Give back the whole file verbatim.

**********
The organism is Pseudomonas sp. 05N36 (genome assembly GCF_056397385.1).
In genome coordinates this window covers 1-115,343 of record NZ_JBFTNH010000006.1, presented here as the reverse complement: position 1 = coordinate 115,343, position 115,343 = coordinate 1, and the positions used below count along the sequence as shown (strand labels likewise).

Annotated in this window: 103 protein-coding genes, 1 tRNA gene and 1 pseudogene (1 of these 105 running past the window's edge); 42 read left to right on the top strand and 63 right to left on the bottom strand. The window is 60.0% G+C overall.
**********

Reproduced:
The organism is Pseudomonas sp. 05N36 (genome assembly GCF_056397385.1).
In genome coordinates this window covers 1-115,343 of record NZ_JBFTNH010000006.1, presented here as the reverse complement: position 1 = coordinate 115,343, position 115,343 = coordinate 1, and the positions used below count along the sequence as shown (strand labels likewise).

Annotated in this window: 103 protein-coding genes, 1 tRNA gene and 1 pseudogene (1 of these 105 running past the window's edge); 42 read left to right on the top strand and 63 right to left on the bottom strand. The window is 60.0% G+C overall.